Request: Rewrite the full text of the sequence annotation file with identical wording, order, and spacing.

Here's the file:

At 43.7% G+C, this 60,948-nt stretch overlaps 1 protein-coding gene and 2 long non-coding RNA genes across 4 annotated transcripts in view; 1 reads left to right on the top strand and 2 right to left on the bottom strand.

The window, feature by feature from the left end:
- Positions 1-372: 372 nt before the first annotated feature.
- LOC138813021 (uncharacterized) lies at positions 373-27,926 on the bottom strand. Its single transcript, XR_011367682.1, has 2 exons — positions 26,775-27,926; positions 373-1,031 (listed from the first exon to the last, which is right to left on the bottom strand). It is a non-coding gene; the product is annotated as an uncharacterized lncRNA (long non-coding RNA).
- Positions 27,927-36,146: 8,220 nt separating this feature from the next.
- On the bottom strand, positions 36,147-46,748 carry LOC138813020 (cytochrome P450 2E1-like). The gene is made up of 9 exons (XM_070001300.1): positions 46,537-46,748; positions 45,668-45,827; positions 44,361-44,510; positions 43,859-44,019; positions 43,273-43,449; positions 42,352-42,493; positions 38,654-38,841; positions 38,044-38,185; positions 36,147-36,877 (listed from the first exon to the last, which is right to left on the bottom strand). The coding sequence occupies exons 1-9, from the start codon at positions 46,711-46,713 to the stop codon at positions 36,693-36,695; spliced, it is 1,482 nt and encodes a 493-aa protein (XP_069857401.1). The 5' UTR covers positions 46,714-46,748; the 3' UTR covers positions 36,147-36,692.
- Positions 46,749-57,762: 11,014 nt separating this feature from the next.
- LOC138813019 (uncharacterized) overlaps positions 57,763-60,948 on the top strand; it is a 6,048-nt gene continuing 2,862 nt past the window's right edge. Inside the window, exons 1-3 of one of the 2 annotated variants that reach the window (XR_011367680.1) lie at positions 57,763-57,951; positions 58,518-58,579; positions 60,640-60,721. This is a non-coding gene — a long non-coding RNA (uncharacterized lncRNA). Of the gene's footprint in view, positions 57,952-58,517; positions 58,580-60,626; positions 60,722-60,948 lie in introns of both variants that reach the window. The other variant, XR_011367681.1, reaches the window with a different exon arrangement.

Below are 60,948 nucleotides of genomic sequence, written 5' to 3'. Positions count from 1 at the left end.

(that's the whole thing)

At 43.7% G+C, this 60,948-nt stretch overlaps 1 protein-coding gene and 2 long non-coding RNA genes across 4 annotated transcripts in view; 1 reads left to right on the top strand and 2 right to left on the bottom strand.

The window, feature by feature from the left end:
- Positions 1-372: 372 nt before the first annotated feature.
- LOC138813021 (uncharacterized) lies at positions 373-27,926 on the bottom strand. Its single transcript, XR_011367682.1, has 2 exons — positions 26,775-27,926; positions 373-1,031 (listed from the first exon to the last, which is right to left on the bottom strand). It is a non-coding gene; the product is annotated as an uncharacterized lncRNA (long non-coding RNA).
- Positions 27,927-36,146: 8,220 nt separating this feature from the next.
- On the bottom strand, positions 36,147-46,748 carry LOC138813020 (cytochrome P450 2E1-like). The gene is made up of 9 exons (XM_070001300.1): positions 46,537-46,748; positions 45,668-45,827; positions 44,361-44,510; positions 43,859-44,019; positions 43,273-43,449; positions 42,352-42,493; positions 38,654-38,841; positions 38,044-38,185; positions 36,147-36,877 (listed from the first exon to the last, which is right to left on the bottom strand). The coding sequence occupies exons 1-9, from the start codon at positions 46,711-46,713 to the stop codon at positions 36,693-36,695; spliced, it is 1,482 nt and encodes a 493-aa protein (XP_069857401.1). The 5' UTR covers positions 46,714-46,748; the 3' UTR covers positions 36,147-36,692.
- Positions 46,749-57,762: 11,014 nt separating this feature from the next.
- LOC138813019 (uncharacterized) overlaps positions 57,763-60,948 on the top strand; it is a 6,048-nt gene continuing 2,862 nt past the window's right edge. Inside the window, exons 1-3 of one of the 2 annotated variants that reach the window (XR_011367680.1) lie at positions 57,763-57,951; positions 58,518-58,579; positions 60,640-60,721. This is a non-coding gene — a long non-coding RNA (uncharacterized lncRNA). Of the gene's footprint in view, positions 57,952-58,517; positions 58,580-60,626; positions 60,722-60,948 lie in introns of both variants that reach the window. The other variant, XR_011367681.1, reaches the window with a different exon arrangement.

Below are 60,948 nucleotides of genomic sequence, written 5' to 3'. Positions count from 1 at the left end.